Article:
Technique Tuesday: Hip Hinge for Youth Athletes

Technique Tuesday: Hip Hinge for Youth Athletes

I’m back in my gym and ready to crush some deadlifts.

But since I’ve been out of the workout grind for a few months due to quarantine, I need to go back to basics.

Before I get into the Hip Hinge movement pattern for young athletes and why it’s so magical, let me explain what’s been going on the past few months.

First and foremost, we’ve been on lockdown in the state of Maryland.

My own workouts have not been a priority.

I need to cut my hair.

I am working 12-hour days.

I started writing a fiction novel.

What day is it again?

Working from home during a crisis hasn’t been all rainbows, butterflies, Netflix and chill, all while getting in the best shape of my life.

In fact, far, far from it.

Truthfully, as much as I love chasing strength, I had to take some time to adapt to the quarantine, ensure my loved ones were okay, and transition my athletes to fully online.

Thankfully, I had systems in place to do so smoothly, and from the comfort of my bedroom.

Not going to lie, I’m having fun with 100% virtual coaching, and embracing that this is just the way it is now. Plus, my cat is so happy I’m home.

Even before this whole thing-a-ma-gig went down, I’ve been working with a handful of female athletes online from out of state, so it’s been wonderful to bring everyone together – both my in person and online clients.

Truthfully, it’s been a blast and we’ve all been adapting like queens, while still getting in our change of direction work with efficient, clean mechanics.

Now that I’ve established a routine, and I’m not waking up wondering ‘where do I even begin today?’, or worried that the zombies are coming, it’s time to get back into my own personal workouts.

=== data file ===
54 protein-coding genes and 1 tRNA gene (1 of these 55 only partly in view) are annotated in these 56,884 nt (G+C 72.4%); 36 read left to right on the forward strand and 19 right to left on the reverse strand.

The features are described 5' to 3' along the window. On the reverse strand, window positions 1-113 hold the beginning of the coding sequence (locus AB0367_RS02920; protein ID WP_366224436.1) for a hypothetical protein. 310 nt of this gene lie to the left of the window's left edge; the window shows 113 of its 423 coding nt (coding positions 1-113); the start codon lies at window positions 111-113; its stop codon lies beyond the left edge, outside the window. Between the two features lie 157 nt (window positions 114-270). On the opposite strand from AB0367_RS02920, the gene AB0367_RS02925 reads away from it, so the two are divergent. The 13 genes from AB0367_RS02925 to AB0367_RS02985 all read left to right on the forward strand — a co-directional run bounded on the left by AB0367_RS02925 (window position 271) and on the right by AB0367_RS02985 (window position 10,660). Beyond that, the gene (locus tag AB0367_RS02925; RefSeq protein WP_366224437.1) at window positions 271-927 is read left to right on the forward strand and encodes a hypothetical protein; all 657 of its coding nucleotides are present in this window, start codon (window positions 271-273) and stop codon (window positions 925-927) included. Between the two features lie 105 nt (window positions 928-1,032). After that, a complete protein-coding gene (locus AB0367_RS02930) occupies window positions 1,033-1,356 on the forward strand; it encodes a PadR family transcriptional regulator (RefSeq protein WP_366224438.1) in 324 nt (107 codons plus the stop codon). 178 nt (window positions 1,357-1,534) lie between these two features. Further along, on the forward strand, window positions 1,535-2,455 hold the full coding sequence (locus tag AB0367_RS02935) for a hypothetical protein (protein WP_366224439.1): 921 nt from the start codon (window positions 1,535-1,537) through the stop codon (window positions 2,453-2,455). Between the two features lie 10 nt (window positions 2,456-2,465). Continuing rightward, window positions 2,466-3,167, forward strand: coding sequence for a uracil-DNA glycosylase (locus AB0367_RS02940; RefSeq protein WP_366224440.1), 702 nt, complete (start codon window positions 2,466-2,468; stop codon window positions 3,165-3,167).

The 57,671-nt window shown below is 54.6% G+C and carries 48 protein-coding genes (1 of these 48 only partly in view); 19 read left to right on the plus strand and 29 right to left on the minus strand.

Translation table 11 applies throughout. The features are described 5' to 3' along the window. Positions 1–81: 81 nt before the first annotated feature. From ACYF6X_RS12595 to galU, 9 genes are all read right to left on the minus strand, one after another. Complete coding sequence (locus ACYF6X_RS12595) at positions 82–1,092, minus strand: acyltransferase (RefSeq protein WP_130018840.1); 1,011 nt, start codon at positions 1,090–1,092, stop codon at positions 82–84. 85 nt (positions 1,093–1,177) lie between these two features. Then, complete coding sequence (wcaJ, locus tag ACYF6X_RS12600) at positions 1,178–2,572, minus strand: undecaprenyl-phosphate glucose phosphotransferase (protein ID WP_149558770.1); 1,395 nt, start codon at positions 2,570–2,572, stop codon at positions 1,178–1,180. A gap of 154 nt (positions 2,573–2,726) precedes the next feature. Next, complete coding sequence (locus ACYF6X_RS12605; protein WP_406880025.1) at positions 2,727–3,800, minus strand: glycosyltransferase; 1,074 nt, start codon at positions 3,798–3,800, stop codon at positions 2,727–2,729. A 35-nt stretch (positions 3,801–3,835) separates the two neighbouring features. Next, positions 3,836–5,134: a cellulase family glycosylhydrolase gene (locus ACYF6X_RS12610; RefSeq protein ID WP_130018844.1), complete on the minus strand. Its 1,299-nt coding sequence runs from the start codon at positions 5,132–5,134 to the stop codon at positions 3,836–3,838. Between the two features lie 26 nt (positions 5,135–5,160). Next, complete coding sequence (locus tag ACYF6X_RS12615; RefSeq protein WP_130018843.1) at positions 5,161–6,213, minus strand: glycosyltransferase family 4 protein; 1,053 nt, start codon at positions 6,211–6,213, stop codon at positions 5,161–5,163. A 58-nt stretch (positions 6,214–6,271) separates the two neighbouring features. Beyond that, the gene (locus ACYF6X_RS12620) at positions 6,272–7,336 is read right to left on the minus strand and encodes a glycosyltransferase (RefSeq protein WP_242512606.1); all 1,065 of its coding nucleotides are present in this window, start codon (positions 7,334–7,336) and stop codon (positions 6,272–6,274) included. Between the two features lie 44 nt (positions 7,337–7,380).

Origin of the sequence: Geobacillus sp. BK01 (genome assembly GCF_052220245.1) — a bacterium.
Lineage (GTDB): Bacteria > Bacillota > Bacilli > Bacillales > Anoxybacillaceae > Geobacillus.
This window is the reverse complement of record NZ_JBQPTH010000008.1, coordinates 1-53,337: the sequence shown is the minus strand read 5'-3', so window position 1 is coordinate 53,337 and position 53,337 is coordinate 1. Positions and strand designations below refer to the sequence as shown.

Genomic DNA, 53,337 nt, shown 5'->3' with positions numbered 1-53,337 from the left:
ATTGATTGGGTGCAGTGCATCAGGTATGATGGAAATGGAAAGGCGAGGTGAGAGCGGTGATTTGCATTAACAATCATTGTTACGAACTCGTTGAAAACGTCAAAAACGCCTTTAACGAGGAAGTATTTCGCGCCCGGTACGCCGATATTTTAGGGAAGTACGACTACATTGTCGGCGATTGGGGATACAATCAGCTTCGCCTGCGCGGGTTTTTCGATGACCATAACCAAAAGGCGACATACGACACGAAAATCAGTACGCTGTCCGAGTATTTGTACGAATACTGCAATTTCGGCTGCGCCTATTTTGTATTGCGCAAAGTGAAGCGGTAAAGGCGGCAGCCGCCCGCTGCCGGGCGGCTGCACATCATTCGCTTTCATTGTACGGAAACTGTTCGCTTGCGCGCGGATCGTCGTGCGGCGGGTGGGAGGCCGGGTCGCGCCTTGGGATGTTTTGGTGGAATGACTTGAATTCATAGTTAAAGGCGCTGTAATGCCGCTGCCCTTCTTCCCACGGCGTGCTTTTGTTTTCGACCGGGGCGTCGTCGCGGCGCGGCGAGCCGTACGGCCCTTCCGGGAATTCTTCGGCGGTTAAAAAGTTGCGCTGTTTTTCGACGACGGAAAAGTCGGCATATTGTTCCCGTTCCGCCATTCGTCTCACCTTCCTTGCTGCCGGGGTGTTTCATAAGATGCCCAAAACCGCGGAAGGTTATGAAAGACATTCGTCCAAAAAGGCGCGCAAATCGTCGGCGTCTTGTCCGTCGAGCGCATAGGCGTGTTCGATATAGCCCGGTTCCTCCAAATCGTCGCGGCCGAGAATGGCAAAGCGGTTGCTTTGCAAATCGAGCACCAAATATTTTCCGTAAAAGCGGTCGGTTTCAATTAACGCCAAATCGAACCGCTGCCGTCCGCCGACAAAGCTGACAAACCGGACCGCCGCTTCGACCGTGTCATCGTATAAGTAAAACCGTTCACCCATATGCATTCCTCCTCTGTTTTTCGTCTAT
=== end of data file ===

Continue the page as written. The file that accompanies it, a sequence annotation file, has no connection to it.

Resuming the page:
But instead of getting under the iron, deadlifting twice my bodyweight, while listening to Drake on blast, I had to groove back into the one movement pattern that is the foundation of deadlifting, cutting, and changing direction: the Hip Hinge.

Even for an advanced lifter like myself, I wanted to be diligent in my approach back into training.

The last thing I wanted to do was to overload my nervous system and load the hip hinge too much after months off. I want to spare my low back, focus on core stability, and hip mobility.

With that said, it bodes well to reinforce movement patterns like this year-round.

Especially for young athletes who go through motor skill learning at its apex during pre-adolescence, starting with the Hip Hinge, whether it’s bodyweight or lightly loaded is best.

In a review of academic literature on youth weight lifting, regardless of the skill of the individual, as a youth, the focus should be placed on learning the correct exercise technique and safe training procedures instead of the amount of resistance or weight lifted. An appropriately prescribed program should incorporate a suitable warmup and cool down, emphasis on correct technique, then gradual training progression (Woods 2019).

The mastery of fine motor skills, to that end, sets young athletes up for improved performance during adolescence and into adulthood. Click To Tweet

For those of you working through the Total Youth Soccer Fitness 365 Program and looking to gradually progress to heavier strength training as far as deadlifts, this tutorial will be helpful.

And for those of you who are curious where to begin as far as training young athletes proper stance for cutting, change of direction, and eventually loading with heavy deadlifts as they reach adolescence, this is also for you.

I am so incredibly happy and grateful to help everyone, and will be continuing these tutorials every Tuesday.

Here is this week’s Technique Tuesday Tutorial: The Hip Hinge





For more detailed programming, sets and reps, exercise order, progressions and work-to-rest times on speed, strength, agility and conditioning, get the Total Youth Soccer Fitness 365 Program HERE.


Youth Weightlifting – A review on the risks, benefits, and long-term athlete development associated with weightlifting amongst youth athletes. Journal of Australian Strength & Conditioning. 27(03):53-68, 2019

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